7. ^ Choice: Pull your hand away firmly / Squeeze her hand tightly Love, Christine (2011-04-04). don't take it personally babe, it just ain't your story. 
  8. ^ Akira: Akira Yamazaki has a big announcement to make: he's gay. [...] Charlotte: I saw your coming out on Amie, and you have to admit, it's funny that you were the last person to figure it out. Love, Christine (2011-04-04). don't take it personally babe, it just ain't your story. 
  9. ^ Akira: I like you Nolan. [...] Would you like to hang out some time? I just really want to get to know you better. Nolan: That's pretty heavy. give me a day or two, k? I need to think about it. Love, Christine (2011-04-04). don't take it personally babe, it just ain't your story.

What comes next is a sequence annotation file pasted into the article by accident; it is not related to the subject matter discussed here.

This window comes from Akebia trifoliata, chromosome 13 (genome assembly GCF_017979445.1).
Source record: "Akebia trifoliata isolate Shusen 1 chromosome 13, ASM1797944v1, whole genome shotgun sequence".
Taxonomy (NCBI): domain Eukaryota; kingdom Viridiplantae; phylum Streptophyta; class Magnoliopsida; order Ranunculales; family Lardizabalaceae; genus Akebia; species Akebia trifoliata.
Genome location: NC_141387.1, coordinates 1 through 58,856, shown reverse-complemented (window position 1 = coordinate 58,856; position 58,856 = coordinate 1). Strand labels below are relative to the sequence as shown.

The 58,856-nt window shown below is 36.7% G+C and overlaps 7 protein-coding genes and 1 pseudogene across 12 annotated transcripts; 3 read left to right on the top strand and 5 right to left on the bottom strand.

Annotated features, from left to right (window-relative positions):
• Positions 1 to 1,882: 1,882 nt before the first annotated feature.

10. ^ Choice: Apologize for not having the answer / Ask why he doesn't just give it a shot Love, Christine (2011-04-04). don't take it personally babe, it just ain't your story. 
  11. ^ Akira: hey, did you hear about bella? :( [...] she killed herself. right after the last time we saw her, apparently. Love, Christine (2011-04-04). don't take it personally babe, it just ain't your story. 
  12. ^ Administration: I'm sorry, but we don't have any current way of getting a hold of that student's parents at all. Love, Christine (2011-04-04). don't take it personally babe, it just ain't your story. 
  13. ^ Arianna: Is that too much to ask? Choice: I guess not / Yes Love, Christine (2011-04-04). don't take it personally babe, it just ain't your story.